14. Occasionally, a small group of evangelists — well-dressed and well-groomed young men and women from a local church — walks around my neighborhood ringing doorbells to spread Christianity. I always like to invite them in, offer them chai and engage in a relaxed conversation. Even though I went to a Catholic school and know the proselytizing game well, I pretend I’m the naive immigrant eager to ask basic questions. After a few minutes of small talk, one of them usually breaks open the topic by asking, “Have you been saved?” I try to look surprised, and respond by saying, “I was never condemned to begin with!” My young, charming guests usually get thrown off. They expect me to claim that I have already been saved, and their training has equipped them with the rhetorical skills to assert that their ability to save me is superior to my present faith. I usually find them taken by surprise by my posture that I do not need to be saved in the first place. Christian salvation is a solution to the problem of Eternal Damnation caused by Original Sin. But that problem does not exist within the dharma traditions. Imagine someone asking you if you have been pardoned from your prison sentence, and you respond by saying that you were never condemned for any crime and, hence, such a question is absurd. The implication here is that for a dharmic person to say he has been saved would imply that he accepts Christianity’s fundamental tenet that every human is born a sinner and remains so until he surrenders himself to Jesus Christ. Even when the church acknowledges other faiths as having merit, no other path can substitute for Jesus when it comes to being saved. The closest the dharmic traditions come to salvation are the concepts of moksha in Hinduism and nirvana in Buddhism, both of which can be loosely translated as “liberation.” But there are crucial differences between dharmic liberation and Christian salvation. Receiving assurance of salvation is the key moment in the spiritual life of most Christians. It comes as a gift of grace and its source lies outside the individual. It does not come as a result strictly of merit, spiritual practice, prayer or asceticism. Although these may be helpful in its attainment, and even necessary in many denominations, they are not sufficient in and of themselves. That’s because the potential to achieve salvation is not innate in us. In Jewish and Christian traditions, death is the consequence of sin. The freedom of the soul in Christianity entails, in the End of Time, the freedom of the body as well: There will be a resurrection of the dead in a “glorified” physical form, and the boundary between heaven and earth will be erased or made permeable. For most people, the full realization of this salvation can come only after death. Dharmic liberation, on the other hand, can be achieved here and now in this very body and in this very world. Moksha is similar to salvation insofar as it is concerned with freedom from human bondage; but the nature of this bondage is quite different. Moksha really refers to living in a state of freedom from ignorance, pre-conditioning and karmic “baggage.” According to the Bhagavad Gita, the state where one is desire-less, ego-less and beyond the drives of human nature is the first major milestone; it opens the door to further evolution and eventual liberation in the fullest sense. Salvation, on the other hand, does not entail expanded awareness or consciousness, esoteric/mystical knowledge or physical practices (though these may attend it). Nor is it necessarily derived from complete renunciation, as is the case in Buddhist nirvana. It can be experienced only by surrendering to the will of God, and God here is specifically the God of the Bible. There is yet another state described in Sanskrit which has no equivalent in Christianity. One who has attained moksha may choose to remain in the world and continue to do spiritual work — that is, free from past actions (i.e., karmic bondage) and yet active in the world. This person is called jivanmukta. He (or she) can, at will, either turn away from the world or turn toward it and deal with it without being touched or limited by it. The Buddhist equivalent of a jivanmukta is a bodhisattva. The New Testament calls this “being in the world, but not of it.” There is an opening here for a potential development of a Christian jivanmukta, and St. Paul says several things about himself that would indicate he had at least tasted this state, as had other Christian saints. But the important thing is that there is no word for it in biblical metaphysics; that’s because the state was not examined, understood or cultivated through systematic techniques. The words “saint” and “prophet” do not suffice, nor even does “mystic.” When Christians experienced such a state, it was not as a result of following a yoga-like systematic process; neither was it seen as bringing salvation. Hence such a person would still be, according to the Vatican document Dominus Jesus, “in a gravely deficient situation in comparison with those who, in the Church, have the fullness of the means of salvation.” As the evangelists leave my home, I always hope our conversation has challenged their assumptions about the people they are preaching to, and that perhaps they will re-examine the idea that all people outside of their church are in a state of spiritual deficiency. But until they do, I will continue to welcome them into my living room, offer them chai and share with them the good news that there is no such thing as Original Sin. We are all originally divine.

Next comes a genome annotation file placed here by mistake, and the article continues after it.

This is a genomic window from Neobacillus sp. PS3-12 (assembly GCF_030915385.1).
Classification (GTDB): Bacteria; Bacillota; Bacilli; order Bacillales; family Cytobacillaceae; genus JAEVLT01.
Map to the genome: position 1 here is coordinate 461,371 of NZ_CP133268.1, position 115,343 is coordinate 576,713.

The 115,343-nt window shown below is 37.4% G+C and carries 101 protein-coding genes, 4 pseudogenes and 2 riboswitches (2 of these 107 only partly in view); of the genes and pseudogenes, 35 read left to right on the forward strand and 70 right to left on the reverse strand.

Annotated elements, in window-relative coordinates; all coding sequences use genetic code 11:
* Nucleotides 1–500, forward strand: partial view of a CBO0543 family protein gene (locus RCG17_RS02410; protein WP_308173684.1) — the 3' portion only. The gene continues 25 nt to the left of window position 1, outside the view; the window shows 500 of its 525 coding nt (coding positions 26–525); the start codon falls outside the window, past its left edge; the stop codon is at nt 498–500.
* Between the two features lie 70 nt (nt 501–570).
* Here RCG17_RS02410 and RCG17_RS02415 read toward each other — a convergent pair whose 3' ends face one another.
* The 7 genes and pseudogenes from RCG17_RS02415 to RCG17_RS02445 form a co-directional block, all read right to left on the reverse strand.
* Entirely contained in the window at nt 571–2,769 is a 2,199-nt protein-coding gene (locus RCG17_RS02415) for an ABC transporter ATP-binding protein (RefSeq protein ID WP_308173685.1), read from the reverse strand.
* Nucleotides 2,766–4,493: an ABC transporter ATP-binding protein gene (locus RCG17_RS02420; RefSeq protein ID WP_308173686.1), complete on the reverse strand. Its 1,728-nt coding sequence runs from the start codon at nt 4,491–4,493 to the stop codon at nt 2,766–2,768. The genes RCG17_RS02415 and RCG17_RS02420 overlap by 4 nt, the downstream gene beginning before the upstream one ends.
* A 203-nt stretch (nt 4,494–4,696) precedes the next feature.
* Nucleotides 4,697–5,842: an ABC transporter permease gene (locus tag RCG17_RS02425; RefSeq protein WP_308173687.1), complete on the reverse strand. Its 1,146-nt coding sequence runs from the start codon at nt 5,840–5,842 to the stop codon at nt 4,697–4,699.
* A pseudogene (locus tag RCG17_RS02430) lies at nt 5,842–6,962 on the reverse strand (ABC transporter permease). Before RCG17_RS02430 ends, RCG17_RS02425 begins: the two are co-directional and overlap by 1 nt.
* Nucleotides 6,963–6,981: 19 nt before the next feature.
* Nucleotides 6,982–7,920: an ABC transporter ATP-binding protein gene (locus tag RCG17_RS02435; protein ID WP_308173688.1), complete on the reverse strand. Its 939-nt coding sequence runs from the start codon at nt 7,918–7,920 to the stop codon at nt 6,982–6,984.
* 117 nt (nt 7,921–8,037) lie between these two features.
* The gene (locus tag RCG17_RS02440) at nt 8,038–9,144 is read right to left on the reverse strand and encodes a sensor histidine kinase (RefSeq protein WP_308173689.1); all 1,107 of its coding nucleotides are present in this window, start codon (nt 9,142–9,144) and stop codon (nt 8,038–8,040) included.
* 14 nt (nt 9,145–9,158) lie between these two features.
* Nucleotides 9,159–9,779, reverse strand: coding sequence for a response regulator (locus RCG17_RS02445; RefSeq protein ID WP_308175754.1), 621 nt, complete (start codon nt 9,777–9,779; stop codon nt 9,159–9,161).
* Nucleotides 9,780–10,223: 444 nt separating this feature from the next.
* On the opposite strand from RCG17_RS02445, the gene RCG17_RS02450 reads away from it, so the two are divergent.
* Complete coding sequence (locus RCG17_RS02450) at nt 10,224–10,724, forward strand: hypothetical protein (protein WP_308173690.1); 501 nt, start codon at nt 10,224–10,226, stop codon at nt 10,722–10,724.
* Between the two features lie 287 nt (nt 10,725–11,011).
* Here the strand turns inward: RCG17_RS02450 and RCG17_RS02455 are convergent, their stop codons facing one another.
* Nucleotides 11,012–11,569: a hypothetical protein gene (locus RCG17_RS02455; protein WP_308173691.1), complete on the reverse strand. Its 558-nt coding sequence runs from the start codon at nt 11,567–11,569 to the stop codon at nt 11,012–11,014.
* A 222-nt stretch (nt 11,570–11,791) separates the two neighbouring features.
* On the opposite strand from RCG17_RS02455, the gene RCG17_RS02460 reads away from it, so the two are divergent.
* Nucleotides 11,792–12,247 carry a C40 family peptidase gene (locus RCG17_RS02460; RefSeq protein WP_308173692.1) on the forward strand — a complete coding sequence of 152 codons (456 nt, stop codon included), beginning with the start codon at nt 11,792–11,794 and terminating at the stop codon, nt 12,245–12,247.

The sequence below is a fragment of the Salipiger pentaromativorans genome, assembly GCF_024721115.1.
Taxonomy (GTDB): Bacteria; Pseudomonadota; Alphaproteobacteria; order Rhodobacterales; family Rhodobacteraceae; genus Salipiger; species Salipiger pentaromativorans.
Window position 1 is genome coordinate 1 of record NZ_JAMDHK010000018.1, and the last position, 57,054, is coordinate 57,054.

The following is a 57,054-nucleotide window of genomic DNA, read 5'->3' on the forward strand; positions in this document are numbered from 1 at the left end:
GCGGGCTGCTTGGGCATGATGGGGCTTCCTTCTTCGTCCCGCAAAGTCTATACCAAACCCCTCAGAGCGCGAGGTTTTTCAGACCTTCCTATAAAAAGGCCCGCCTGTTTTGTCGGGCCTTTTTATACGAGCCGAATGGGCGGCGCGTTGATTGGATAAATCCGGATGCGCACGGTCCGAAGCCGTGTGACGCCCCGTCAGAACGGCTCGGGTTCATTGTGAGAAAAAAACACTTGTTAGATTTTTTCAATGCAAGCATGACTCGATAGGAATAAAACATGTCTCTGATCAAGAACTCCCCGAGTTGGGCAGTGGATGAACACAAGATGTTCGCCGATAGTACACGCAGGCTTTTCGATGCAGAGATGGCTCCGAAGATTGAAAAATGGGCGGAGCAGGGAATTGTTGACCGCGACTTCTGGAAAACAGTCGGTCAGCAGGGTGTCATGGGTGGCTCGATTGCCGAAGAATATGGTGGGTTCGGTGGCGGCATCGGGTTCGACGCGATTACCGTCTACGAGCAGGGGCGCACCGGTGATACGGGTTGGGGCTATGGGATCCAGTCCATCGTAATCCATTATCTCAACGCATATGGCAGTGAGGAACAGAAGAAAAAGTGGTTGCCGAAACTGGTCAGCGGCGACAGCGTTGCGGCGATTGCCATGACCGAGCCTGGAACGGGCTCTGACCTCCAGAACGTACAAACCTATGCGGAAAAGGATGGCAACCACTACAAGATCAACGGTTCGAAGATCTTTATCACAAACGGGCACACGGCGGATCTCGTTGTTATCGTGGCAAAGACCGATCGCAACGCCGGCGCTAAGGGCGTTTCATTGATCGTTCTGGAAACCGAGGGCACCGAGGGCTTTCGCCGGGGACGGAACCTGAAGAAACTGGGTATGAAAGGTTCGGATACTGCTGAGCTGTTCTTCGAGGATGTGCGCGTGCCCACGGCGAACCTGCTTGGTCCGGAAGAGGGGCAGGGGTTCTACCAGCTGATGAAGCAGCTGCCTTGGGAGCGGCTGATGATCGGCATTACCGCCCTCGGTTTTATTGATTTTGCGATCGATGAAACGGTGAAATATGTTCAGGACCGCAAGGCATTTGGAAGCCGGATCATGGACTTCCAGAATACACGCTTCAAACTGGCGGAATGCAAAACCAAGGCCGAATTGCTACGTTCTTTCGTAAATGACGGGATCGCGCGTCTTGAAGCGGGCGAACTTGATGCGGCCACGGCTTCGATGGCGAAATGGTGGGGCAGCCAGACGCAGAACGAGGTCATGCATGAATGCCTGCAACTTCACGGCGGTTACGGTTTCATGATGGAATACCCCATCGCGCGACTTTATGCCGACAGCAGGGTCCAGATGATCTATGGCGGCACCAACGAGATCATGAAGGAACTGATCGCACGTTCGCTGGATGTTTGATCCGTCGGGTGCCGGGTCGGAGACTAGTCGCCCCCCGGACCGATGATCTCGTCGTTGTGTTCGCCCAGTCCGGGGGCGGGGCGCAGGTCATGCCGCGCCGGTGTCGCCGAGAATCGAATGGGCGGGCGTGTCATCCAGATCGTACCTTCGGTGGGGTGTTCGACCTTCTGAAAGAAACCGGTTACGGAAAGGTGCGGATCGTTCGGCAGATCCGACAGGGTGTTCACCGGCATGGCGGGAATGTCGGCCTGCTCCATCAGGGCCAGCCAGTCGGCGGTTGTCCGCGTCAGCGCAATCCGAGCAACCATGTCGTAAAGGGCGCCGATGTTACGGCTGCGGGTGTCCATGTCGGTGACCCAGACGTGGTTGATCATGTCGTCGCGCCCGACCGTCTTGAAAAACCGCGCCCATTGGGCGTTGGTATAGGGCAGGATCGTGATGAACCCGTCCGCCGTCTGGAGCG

15. I didn't know about 130 Americans die from opiod overdose everyday in the US. I wonder what the figure for Panjab is? Medical marijuana is NOT the solution to the opioid epidemic: Overdose deaths are HIGHER in US states that sell prescription pot, study suggests Medical marijuana is now legal in some form in 47 states in the US Some studies have suggested that legal marijuana may help to drive down rates of fatal opioid overdoses - but drug deaths continue to surge A new Stanford University study suggests that opioid overdoses have actually increased by 23 percent in states with legal medical marijuana since 2014 The analysis does not look at recreational marijuana and just 2.5 percent of the population uses medical pot As some 130 Americans a day die after an opioid overdose, public health officials and researchers are desperately trying to work out what will stem the epidemic - and what won't. https://www.dailymail.co.uk/health/article-7125291/Opioid-overdoses-increased-states-legal-medical-marijuana.html
  16. Good on you. I think non traditional teaching methods are better than the traditional ones myself.
  17. To me, this one has a flavour of Chandi Ki Vaar about it. Also, it sort of reminds one of Mai Bhago's story. Anyone else notice big chunks of the original are not translated into English?
  18. Earlier
  19. Yes, I know one brahmgiani sant. If want to meet please call me. 9665103326
  20. In this the woman also played on the Kings fear of black magic and by concocting and producing the same evidence she earned favour of the King. She earned his trust and used it to destroy her enemy.
  21. Just found out the author was a university level chemistry lecturer.
  22. I just thought is was a straight allusion to a man who was so smitten by his paramour that he would come and go as she pleased i.e. at a snap of a finger. And the reference to her yawning when doing this: is it an allusion towards females getting bored of men who follow all their whims?
  23. 🙏. Dhan Sri Guru Arjan Dev Ji Maharaj Sache Patshah Ji, June  7.


  24. Need Durga Kavach on PDF
  25. What we don't have is unity and social network to give birth to many successful business people in our community. We are too busy stepping on each others head instead of dragging each other up,especially those who have the drive and know how to do so. Having billionairres is not a must,but no doubt it is a huge advantage,especially Gursikh dasvandh giving and job creating billionairres. Instead the community can contribute monthly dasvandh to a national level financial institution created specifically to uplift and protect the Sikh community.This institution will invest money and try to make a profit. The profit will be used to fund social efforts such as charity,education,health,business loans/training,social issues(single mothers,addiction,domestic abuse etc) and a portion of yearly profits earned would be reinvested to grow the fund. A portion will be used to protect the community and tackle grooming and other crimes.Funds from here can be used for lobbying and political activism and raising awareness on issues faced by the community through different types of media,traditional and new media. No,we would just end up as cannon fodder fighting other peoples war just to receive a miserable salary and some shiny medals.Training and knowledge is a must and it can be achieved in many ways without being a permanent servant of NATO'S international Military-Industrial-Complex.This will just make many communities hate us for joining tyrannical military forces to oppress them and invading their countries. Take land where exactly?